And I was- but he wasn’t. He ended up getting a cyst that caused him to be immobile for a while. In those weeks, he started to feel the onset of depression, which led to therapy and medicine. At the time, my mom and I thought it would pass, just as it did for her and for me, but we really had no idea of what was ahead of us.

For the next five years, right up until the week before I moved to New York City (no exaggeration), through my high school and college tenures, my dad was sick. There were extreme ups, disturbing downs. His lungs would suffer from past fires he fought. His heart would get weak because of the constant anti-depressants and uppers he was on to try and combat whatever illness the doctors decided he had that week. He spent time in the hospital and I’ve seen my dad in states saying things and acting in ways that no daughter should have to witness. We literally couldn’t get him to smile for a picture, regardless of what it was for.

College graduation, in the midst of illness

He became someone I didn’t know- lifeless, hopeless, and cold. One week, we’d think he was bi-polar. Then we’d think he just had a heart condition. Next, we’d think maybe a brain tumor. No doctor could figure out what was causing him to be without any energy and so far from himself that my mother and I didn’t recognize him. And there is no pain more real than missing someone when their body is right in front of you, but who they are…is gone.

And through all of this- I learned to be strong. I learned to be independent. I learned to be the shoulder my mom needed when she didn’t have anyone else. I learned to push myself through anything and to not ask for recognition. I learned to put my dad so far out of my mind that I could hide from the hurt.

But most importantly, I learned to trust in myself because I lost my trust in my dad.

I didn’t know who he would be the next time I saw him. I didn’t know if the voicemail he left me would be the last time I ever heard his voice. I didn’t know what to expect, what to think, or how to feel. I didn’t know if I should relish in the ups or to mourn in the downs.

Being me, the journalist, I looked for the answers. I looked for the answer in a slew of men who I desperately wanted to love me. For me to be able to trust them. I looked for the answer in books, articles, and websites that claimed to know. I looked for the answer in the arms of guys I knew didn’t care about me in the way I deserved. I looked for the answer by telling Mr. Idea absolutely everything, unlike I had ever told anyone before, and then was disappointed. I looked for the answer in every place but myself and my dad.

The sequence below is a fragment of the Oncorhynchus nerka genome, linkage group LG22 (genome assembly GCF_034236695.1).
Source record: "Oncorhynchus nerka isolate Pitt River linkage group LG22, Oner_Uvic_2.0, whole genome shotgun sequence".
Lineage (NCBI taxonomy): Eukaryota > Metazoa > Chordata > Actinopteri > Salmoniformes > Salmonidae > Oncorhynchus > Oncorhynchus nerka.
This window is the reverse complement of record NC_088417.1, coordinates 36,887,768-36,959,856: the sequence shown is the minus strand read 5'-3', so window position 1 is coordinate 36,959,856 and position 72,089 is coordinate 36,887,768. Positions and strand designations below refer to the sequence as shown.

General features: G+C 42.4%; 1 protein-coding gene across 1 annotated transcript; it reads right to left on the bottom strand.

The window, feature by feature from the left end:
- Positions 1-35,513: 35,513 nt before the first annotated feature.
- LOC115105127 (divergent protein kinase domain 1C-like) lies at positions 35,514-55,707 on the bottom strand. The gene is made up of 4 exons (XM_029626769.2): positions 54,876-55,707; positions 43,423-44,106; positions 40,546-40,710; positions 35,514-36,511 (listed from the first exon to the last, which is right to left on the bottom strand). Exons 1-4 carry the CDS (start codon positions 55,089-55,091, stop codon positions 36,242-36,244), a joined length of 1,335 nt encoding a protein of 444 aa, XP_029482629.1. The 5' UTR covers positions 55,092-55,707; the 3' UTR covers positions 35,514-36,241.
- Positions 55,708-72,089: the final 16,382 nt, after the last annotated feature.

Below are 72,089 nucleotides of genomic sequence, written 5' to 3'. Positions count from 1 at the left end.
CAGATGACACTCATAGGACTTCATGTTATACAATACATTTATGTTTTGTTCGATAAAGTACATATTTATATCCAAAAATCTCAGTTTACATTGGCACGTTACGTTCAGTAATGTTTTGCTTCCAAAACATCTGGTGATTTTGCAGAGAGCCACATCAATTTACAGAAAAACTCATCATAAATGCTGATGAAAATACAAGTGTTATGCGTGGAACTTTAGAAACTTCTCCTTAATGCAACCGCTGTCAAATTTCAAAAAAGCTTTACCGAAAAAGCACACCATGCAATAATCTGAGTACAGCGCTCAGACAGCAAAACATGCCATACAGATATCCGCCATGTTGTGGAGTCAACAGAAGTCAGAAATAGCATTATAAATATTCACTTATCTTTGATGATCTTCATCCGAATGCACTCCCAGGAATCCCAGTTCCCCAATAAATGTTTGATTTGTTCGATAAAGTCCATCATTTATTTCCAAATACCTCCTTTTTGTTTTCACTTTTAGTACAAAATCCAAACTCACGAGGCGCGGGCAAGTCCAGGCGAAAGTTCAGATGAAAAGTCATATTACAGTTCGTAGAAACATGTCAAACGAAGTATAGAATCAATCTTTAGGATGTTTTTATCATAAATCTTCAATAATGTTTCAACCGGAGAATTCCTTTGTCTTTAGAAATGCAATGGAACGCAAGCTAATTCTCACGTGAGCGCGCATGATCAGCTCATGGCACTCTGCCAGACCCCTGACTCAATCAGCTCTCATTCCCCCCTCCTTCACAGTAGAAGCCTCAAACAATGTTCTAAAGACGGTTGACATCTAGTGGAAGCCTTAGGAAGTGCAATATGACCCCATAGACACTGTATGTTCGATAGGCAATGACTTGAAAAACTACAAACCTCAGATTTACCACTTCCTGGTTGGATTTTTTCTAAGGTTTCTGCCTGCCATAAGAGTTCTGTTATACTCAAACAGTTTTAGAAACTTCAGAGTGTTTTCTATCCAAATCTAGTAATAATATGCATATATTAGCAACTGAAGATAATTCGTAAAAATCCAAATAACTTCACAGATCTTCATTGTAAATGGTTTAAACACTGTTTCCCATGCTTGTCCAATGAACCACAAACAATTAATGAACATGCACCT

And then, out of the blue, with one test- the answer was there. Of everything they could have tested my dad for; there was one thing they left out. And my dad, by looking on the internet randomly one day, found the solution himself. The doctor did as my dad said, and within a few weeks…my dad was back.



Back to himself, pretending to be “Indiana Jones”



He was laughing. He was smiling. He was giving me a hard time. He was calling me his butterfly, his angel, and wanting to actually hug me. He started remembering things when I told him and paying attention to what I was doing. He wanted to be part of my life again, and he came out of this shell of hell that defined the last five years of my life.

…and then, within a few days, I moved to New York. I packed up two suitcases and headed for my dreams. The dreams that hadn’t included my father for such a long time. And now, I’m left with this ongoing battle between my heart and my mind, what I hope for and I what I fear, and what I should do and what I should protect.

The thing is- I realize he’s better. And the second I felt like I had him back, that man he always was to me, I forgave him in an instant. All of the negativity and all of the resentment and all of the awfulness that consumed my life for so long…vanished. But that fear, that nagging sting in the back of my heart isn’t gone. It’s the fear that warns “Just wait, it could all go downhill again.” It’s the fear that keeps me from getting my hopes up and from truly trusting him period.

So maybe I have trust issues- it wouldn’t be the first time I’ve considered it a possibility. And probably a huge part of my desire to just want to meet someone worthwhile is so I can lay my trust in someone…without the fear of them changing right before my eyes.

Everyday, I make myself call my dad. Hearing his voice and his laugh still makes me so thankful that my prayers were finally answered. And each day, that smile that comes on my face when I think of him becomes a little less hesitant. We write to each other in a journal, since that’s how I express myself the best, and mail it back-and-forth. I’m gradually starting to tell him more things about me that he missed in the last five years, and we’re getting to know each other again. The process is slow and extremely painful and difficult- but it brings me so much happiness to just have my dad back.